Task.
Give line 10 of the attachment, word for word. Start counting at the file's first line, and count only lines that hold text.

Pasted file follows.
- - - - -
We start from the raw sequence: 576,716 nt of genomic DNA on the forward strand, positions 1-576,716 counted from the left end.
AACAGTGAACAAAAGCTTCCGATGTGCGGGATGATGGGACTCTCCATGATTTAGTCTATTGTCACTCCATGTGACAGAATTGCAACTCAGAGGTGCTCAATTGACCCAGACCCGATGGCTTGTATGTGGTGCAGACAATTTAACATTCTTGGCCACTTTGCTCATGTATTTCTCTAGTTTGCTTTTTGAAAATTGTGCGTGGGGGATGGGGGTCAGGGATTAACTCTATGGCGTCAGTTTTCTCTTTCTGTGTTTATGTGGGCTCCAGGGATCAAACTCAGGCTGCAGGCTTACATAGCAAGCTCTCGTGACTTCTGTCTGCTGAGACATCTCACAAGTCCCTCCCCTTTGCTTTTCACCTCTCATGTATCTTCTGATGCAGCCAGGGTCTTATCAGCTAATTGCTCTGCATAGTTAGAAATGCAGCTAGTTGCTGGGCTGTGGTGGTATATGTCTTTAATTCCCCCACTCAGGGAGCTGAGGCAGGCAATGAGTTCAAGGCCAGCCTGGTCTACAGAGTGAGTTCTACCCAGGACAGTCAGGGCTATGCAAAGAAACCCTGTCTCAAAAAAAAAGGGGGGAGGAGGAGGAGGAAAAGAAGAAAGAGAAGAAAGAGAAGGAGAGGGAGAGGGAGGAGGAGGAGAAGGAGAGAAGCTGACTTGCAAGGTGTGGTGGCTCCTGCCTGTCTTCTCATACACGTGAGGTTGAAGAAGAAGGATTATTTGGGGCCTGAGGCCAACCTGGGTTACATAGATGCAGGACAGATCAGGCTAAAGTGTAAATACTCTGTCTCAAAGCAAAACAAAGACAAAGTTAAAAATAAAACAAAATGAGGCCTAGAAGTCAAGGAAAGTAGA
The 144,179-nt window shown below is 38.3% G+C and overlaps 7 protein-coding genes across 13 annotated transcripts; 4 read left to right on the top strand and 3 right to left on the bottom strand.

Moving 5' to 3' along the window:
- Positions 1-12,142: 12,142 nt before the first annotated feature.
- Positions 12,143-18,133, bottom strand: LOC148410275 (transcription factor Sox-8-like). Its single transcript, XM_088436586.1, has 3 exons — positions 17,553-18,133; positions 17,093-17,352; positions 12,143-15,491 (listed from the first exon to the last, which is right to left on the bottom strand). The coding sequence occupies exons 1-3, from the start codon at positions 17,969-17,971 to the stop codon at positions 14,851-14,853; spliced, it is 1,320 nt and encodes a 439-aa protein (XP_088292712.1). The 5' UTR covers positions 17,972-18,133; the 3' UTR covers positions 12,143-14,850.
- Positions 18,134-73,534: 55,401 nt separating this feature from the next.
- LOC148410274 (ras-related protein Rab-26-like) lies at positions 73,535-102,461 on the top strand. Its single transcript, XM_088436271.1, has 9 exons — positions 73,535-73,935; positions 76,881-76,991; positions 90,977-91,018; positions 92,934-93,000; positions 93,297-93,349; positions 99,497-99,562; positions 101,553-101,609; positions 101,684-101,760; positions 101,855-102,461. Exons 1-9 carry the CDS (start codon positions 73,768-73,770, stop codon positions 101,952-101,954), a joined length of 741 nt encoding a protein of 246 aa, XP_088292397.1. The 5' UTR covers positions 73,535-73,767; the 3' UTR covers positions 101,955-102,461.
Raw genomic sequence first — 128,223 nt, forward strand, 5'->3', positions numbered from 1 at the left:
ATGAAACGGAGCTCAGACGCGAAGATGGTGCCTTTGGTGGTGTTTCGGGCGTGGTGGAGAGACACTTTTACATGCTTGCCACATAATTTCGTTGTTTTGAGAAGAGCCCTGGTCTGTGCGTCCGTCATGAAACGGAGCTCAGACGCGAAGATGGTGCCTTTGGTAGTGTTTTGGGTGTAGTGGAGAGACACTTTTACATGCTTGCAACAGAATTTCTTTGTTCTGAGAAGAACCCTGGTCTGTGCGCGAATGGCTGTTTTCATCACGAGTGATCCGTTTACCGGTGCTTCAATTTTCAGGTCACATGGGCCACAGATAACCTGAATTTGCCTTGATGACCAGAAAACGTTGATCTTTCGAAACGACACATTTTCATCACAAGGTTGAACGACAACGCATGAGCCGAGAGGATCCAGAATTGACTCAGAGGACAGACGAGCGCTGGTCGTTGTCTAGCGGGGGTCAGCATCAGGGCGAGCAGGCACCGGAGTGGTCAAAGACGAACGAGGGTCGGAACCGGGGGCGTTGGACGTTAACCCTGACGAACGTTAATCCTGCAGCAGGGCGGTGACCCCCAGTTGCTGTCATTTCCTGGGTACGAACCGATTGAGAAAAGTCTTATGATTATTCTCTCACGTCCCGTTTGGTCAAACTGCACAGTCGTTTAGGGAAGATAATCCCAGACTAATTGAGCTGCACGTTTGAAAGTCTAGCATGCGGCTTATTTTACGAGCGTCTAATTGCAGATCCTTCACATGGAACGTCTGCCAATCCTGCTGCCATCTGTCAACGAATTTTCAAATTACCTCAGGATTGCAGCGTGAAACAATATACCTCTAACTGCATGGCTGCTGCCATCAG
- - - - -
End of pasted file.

ATGAAACGGAGCTCAGACGCGAAGATGGTGCCTTTGGTGGTGTTTCGGGCGTGGTGGAGAGACACTTTTACATGCTTGCCACATAATTTCGTTGTTTTGAGAAGAGCCCTGGTCTGTGCGTCCGTCATGAAACGGAGCTCAGACGCGAAGATGGTGCCTTTGGTAGTGTTTTGGGTGTAGTGGAGAGACACTTTTACATGCTTGCAACAGAATTTCTTTGTTCTGAGAAGAACCCTGGTCTGTGCGCGAATGGCTGTTTTCATCACGAGTGATCCGTTTACCGGTGCTTCAATTTTCAGGTCACATGGGCCACAGATAACCTGAATTTGCCTTGATGACCAGAAAACGTTGATCTTTCGAAACGACACATTTTCATCACAAGGTTGAACGACAACGCATGAGCCGAGAGGATCCAGAATTGACTCAGAGGACAGACGAGCGCTGGTCGTTGTCTAGCGGGGGTCAGCATCAGGGCGAGCAGGCACCGGAGTGGTCAAAGACGAACGAGGGTCGGAACCGGGGGCGTTGGACGTTAACCCTGACGAACGTTAATCCTGCAGCAGGGCGGTGACCCCCAGTTGCTGTCATTTCCTGGGTACGAACCGATTGAGAAAAGTCTTATGATTATTCTCTCACGTCCCGTTTGGTCAAACTGCACAGTCGTTTAGGGAAGATAATCCCAGACTAATTGAGCTGCACGTTTGAAAGTCTAGCATGCGGCTTATTTTACGAGCGTCTAATTGCAGATCCTTCACATGGAACGTCTGCCAATCCTGCTGCCATCTGTCAACGAATTTTCAAATTACCTCAGGATTGCAGCGTGAAACAATATACCTCTAACTGCATGGCTGCTGCCATCAG